Today is the official launch of 2014 family of products. AutoCAD 2014 will be available in the coming days to customers around the world. You’ll no doubt find lots of information on the interwebs regarding the product’s features, so I’m going to focus specifically on the opportunities – and requirements – the new release presents to developers.
Firstly, ADN members should refer to the (as ever) thorough information produced by the DevTech team and posted under the “Events” section of the ADN website. I expect the AutoCAD DevBlog will be making much of this available to a broader audience over the coming days/weeks. Be sure to check there often.
Binary compatible release
The first thing to mention is that this release is binary application compatible with AutoCAD 2013. (If you’re not sure what this means, this ancient – at least from this blog’s perspective – post should help.) Applications built for AutoCAD 2013 should just work with AutoCAD 2014. It’s also worth noting that we’re still targeting .NET Framework 4.0 with this release.
Reading between the lines, you should realise that we’re still building AutoCAD 2014 with the C++ compiler provided in Visual Studio 2010, for now (although we’re using the VS 2012 IDE with the 2010 platform toolset, in case that’s of interest to people).
Aside from application compatibility, this is also a DWG compatible release: we’re not changing the DWG file format in AutoCAD 2014.
While it’s true that existing AutoCAD 2013 applications “should just work” with AutoCAD 2014, there’s an important caveat. Building on concepts originally introduced in AutoCAD 2013 SP 1.1, AutoCAD 2014 has a much more stringent security model in place for applications. This has been introduced to combat the rise of AutoCAD-targeting malware (see my recent AUv class for some background).
We’ll go into this in more detail in a near-future post, but for now you’re likely to see this dialog when AutoCAD attempts to load a DLL from a location it doesn’t explicitly trust:
There are a number of ways to resolve this (i.e. to stop the dialog from being displayed each time AutoCAD tries to load a module from an untrusted location):
- Use the Autoloader to load the module
- The Autoloader folders are trusted automatically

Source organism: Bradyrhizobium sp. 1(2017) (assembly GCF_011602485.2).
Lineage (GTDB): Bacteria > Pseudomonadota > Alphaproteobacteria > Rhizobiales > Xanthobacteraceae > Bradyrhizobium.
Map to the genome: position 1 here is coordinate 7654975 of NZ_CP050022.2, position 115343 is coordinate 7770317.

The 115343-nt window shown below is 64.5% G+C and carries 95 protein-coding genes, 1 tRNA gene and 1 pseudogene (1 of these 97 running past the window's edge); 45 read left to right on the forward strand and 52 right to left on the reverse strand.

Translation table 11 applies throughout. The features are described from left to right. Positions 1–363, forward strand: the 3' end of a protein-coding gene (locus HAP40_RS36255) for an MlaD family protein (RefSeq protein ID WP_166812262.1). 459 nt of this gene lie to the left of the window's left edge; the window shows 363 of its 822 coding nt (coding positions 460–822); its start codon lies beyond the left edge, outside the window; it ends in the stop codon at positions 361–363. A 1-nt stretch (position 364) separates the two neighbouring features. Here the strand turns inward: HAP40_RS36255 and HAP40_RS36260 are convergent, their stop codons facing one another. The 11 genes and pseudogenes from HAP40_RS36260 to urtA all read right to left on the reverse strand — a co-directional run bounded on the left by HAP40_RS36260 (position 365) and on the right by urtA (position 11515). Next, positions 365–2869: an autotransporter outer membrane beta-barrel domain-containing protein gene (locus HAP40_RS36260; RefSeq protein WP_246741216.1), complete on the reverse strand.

- Make sure the module has been digitally signed
- Authenticode-signed executables are trusted automatically
- This is not the same as “signing the assembly” in Visual Studio, which refers to the act of assigning a strong name to a .NET assembly
- Add the module’s folder to the TRUSTEDPATHS (or TRUSTEDDOMAINS – see below) system variable
- Set SECURELOAD to 0
- Please do not do this: it really does defeat the object and leaves your system open to malware attack
- Drive “in canvas” user interface activities, such as querying for user input and displaying transient graphics
- Manipulate the current view: zoom, pan, switch Visual Style, etc.
The Design Feed feature inside AutoCAD makes use of this new capability, so we’re “drinking our own champagne” (apparently another – more polite, vegetarian compatible? – way of saying “eating your own dog food”) with this API from day one.
So how do these goals translate to exposure of individual parts of AutoCAD’s core object model? Here are the pieces targeted in the V1 release:
- Transient graphics and input
- Dragger (e.g. Jigs)
- View manipulation
- Drawing object operations and events
- Bindable Object Layer (BOL)
- Application object (miscellaneous properties)
If dealing with standard modal/modeless windows, you’ll use a different protocol:
- In .NET: new overloads for the Application class methods, ShowModalWindow() and ShowModelessWindow()
- In ObjectARX: acedShowHTMLModalWindow(), acedShowHTMLModelessWindow() and acedAddHTMLPalette()
- In LISP: (showHTMLModalWindow) [as it only deals with modal UI]
Because it’s now possible to host such program content on the web – and not in a local folder – we’ve added the TRUSTEDDOMAINS sysvar (which is analogous to TRUSTEDPATHS for the local system) to enable specific internet domains to be marked as trusted. This URL list is not accessible via the OPTIONS dialog, but you can append to it easily via LISP [e.g. (setvar "TRUSTEDDOMAINS" (strcat (getvar "TRUSTEDDOMAINS") ";through-the-interface.typepad.com")) ] or via the Registry.
The AutoCAD Map 3D team has implemented a key feature in AutoCAD 2014, allowing drawings to be geo-referenced. ObjectARX and .NET APIs (via the AcDbGeoData and GeoLocationData classes, respectively) have been provided that allow you to add geo-location information into an AutoCAD drawing.
Various properties exist that allow you to define the mapping between drawing coordinates and the real-world. Again, we’ll take a closer look at this capability in a future post.
In AutoCAD 2014 we’ve upgraded the core VBA version from 6.3 to 7.1. VBA is still being provided as a separate download, but this version now provides native support for 64-bit Windows.
We’ve been telling developers for some time to move from VBA to .NET, mainly as Microsoft’s investment in VBA was far from
clear (and the performance that was possible when using VBA 6.3 on a 64-bit OS was poor).
New life has now been breathed into the technology, which is good news, although – based on the information that was available at the time – many people have invested significant effort into porting away from it. We still see .NET as a better platform for professional, Windows-centric development, so I hope people don’t consider this effort to have been wasted.